Tuesday, 16 November 2010

Consultation re. Nine Elms Parkside (Royal Mail Sorting Office)

I didn't actually go to the Nine Elms Parkside (Royal Mail sorting office) consultation as I opted to have non-planning fun at the weekend.  I have, however, emailed the chaps who were running the exhibition to check whether they displayed any additional material than what is already available on the Nine Elms Parkside website.  Other than a 3D model, which could be viewed at the event, all of the other material is available online.  My main complaint is that the website eg. interesting map detail is just too small to view properly (however, some of it is probably available in public documents and viewable elsewhere) and the website is simply not particularly informative (and is full of general VNEB and "other landowner" info. that is already in the public domain).
I wrote a previous post with some background on the unhappy Royal Mail workers and their potential job losses, as I want this blog to form a kind of history for the area, so feel free to read that.  Additionally, we now know...

The Nine Elms Parkside development will be located at the centre of the new development, split either side of the linear park, with a landscaped public square, "Tideway Green" at the centre of both the Parkside development and the linear park itself.  Tideway Green will be linked to Nine Elms Square (another public square) on Nine Elms Lane.  The Nine Elms Parkside buildings will range in height from 7 to 13 storeys (it sounds more pleasant than some of what Vauxhall might end up with) and car parking and cycle parking will likely be located underground underneath the park/green land.  The masterplan shows that the east of the development appears to link up with the new US embassy and Ballymore land

As you'll know, I'm always a huge fan of pictures of faceless people that don't really tell us anything useful eg. how much of the development will be affordable or given over to local housing associations?  Will there be playgrounds for children built anywhere?  Will the housing be for families or "young professionals" eg. is it studios or 3 bedroom flats?  What are the transport options if the Northern line tube extension isn't put in?  How will Royal Mail use the site for its "retained" operations in a way that allows for quiet living for the eventual residents?  What will Section 106 money be spent on?  All we have are a few key facts... 2000 units, 600 parking spaces, 2000 bike parking spaces (that sounds positive), over 2.5ha of public space and the fact that it will be sustainable.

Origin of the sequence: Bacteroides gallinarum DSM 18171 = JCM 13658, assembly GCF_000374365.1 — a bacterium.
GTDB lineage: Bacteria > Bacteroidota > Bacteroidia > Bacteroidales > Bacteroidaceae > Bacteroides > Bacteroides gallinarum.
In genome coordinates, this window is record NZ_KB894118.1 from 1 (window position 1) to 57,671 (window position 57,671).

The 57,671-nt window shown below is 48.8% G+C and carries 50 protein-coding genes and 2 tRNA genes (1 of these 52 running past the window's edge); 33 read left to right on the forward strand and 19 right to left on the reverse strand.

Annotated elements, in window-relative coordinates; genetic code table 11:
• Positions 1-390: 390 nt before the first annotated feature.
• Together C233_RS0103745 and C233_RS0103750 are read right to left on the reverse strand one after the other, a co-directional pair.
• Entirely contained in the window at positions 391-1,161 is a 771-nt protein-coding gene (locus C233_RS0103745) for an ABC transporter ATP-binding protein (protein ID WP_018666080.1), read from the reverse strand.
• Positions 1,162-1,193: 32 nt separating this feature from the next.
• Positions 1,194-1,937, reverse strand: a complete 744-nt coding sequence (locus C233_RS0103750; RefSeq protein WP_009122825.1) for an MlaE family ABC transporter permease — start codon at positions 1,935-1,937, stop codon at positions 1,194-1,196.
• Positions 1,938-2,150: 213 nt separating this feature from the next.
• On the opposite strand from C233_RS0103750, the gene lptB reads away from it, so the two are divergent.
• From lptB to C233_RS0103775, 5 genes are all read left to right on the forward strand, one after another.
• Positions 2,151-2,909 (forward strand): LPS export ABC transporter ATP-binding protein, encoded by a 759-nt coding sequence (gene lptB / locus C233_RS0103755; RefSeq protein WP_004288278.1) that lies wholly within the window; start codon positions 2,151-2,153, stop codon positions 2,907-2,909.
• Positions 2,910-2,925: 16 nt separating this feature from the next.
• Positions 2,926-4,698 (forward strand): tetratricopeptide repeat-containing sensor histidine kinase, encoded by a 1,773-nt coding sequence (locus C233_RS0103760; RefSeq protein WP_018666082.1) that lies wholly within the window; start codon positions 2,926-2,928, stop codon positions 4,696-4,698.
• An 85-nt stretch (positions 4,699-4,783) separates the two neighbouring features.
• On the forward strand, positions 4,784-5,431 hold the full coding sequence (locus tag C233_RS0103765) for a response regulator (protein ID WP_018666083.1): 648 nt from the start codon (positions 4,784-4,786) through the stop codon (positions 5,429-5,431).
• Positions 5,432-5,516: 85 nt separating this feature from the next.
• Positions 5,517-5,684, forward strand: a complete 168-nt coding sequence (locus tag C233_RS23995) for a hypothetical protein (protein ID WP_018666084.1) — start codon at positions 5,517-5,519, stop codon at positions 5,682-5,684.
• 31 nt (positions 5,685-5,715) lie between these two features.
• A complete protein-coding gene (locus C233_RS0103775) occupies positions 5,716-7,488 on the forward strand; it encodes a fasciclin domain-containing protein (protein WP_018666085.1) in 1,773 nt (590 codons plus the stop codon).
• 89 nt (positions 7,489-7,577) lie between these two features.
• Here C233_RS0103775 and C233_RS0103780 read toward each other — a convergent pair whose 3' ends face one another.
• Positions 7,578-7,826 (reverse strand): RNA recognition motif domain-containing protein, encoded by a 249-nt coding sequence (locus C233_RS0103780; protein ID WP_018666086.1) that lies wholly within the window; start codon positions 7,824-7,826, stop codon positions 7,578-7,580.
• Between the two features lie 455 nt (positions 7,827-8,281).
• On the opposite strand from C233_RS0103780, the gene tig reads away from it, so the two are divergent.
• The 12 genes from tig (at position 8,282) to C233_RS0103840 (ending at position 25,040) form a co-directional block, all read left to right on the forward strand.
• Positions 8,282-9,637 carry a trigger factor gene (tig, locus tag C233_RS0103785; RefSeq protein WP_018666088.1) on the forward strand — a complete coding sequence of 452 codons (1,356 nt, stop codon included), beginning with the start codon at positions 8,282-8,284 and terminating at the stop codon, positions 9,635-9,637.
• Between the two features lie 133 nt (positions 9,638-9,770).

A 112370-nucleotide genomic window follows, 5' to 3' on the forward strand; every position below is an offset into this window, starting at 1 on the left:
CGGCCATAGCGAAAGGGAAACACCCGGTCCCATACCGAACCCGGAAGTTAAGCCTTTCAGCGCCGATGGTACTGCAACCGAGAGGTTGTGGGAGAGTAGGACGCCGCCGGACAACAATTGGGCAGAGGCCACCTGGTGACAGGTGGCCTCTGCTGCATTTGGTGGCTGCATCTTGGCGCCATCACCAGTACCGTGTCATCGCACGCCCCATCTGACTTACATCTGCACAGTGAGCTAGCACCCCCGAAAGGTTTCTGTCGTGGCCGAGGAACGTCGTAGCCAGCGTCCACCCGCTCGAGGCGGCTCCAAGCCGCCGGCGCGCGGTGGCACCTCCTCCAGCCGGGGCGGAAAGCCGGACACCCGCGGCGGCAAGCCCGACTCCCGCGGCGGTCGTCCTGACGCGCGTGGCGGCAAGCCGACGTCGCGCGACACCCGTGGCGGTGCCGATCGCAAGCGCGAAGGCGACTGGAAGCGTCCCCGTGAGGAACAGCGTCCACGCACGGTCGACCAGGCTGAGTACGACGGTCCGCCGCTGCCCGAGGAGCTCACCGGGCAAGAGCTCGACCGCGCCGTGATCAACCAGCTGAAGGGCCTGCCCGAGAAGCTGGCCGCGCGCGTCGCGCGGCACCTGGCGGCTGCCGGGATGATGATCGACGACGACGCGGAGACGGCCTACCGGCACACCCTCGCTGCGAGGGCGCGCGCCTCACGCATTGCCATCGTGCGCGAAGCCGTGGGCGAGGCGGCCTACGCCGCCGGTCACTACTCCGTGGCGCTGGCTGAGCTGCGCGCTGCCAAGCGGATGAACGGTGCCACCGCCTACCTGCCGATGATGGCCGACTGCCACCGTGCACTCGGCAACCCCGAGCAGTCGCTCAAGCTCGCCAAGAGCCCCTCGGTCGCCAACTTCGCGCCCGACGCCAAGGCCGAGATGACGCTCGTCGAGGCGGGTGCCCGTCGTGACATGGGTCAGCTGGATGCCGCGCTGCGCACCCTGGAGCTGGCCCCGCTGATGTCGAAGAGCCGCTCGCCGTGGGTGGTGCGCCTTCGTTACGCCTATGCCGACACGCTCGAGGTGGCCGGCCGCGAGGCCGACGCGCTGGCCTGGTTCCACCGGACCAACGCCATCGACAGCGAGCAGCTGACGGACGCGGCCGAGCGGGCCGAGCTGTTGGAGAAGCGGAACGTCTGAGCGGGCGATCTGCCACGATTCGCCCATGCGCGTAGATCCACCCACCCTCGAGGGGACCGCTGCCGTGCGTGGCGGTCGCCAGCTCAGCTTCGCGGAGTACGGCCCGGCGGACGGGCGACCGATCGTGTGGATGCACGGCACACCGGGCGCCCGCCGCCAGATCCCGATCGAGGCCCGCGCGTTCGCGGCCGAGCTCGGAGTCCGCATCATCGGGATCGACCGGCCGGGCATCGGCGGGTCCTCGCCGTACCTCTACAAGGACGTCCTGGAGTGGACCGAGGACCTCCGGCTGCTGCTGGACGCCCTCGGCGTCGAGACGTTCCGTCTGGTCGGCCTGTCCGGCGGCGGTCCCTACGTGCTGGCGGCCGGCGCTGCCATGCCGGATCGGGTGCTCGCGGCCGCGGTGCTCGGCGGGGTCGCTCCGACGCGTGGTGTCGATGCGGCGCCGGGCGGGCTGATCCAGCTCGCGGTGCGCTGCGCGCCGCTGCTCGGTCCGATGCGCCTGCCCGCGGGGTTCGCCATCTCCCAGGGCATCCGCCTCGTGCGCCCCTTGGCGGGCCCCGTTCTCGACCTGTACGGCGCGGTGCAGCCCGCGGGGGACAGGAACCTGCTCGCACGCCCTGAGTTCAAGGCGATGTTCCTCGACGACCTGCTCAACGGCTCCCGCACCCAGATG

I'm a bit disappointed by the lack of architectural information available compared with the excellent detail provided by Kylun's Vauxhall Island Site PR team where it's clear from the plan exactly how the buildings will be laid out.  To be fair, I didn't go to the consultation, so feel free to leave comments if you did attend and have more information about what size the flats are likely to be, how they'll be laid out, how Royal Mail operations with co-exist on the site, and how much affordable housing will be provided.

1 comment:

Mark said...

Thanks for the summary :)

I didn't make it to the exhibition either, but in defence of the developers of NE Parkside, the Kylun application was at a far later design stage at the time of consultation.

Do we know if they are going to do another public exhibition before the planning app is submitted?

My thoughts from the scant info on the planning website:

- The Greenway is a nice idea, but actually seems quite narrow in places. I'd be quite worried for future residents as to whether or not they would get much direct sunlight into their properties, especially at the proposed heights.

- I'm always a bit skeptical of 'public space' on private land. You see issues time and time again with the 'public space' at Canary Wharf and Westfield where the use of 'public space' is restricted by the property owner. Are there any rights of way on this Greenway?

- As you pick out, the plan doesn't show the 'retained' RM function. I think based on the sketches, it is clear that it would not be a distribution hub on the same scale as now - there is simply nowhere on the plan which could manage the volume and circulation of HGV traffic requiried. It could well end up being scaled back to nothing more than a local sorting office.

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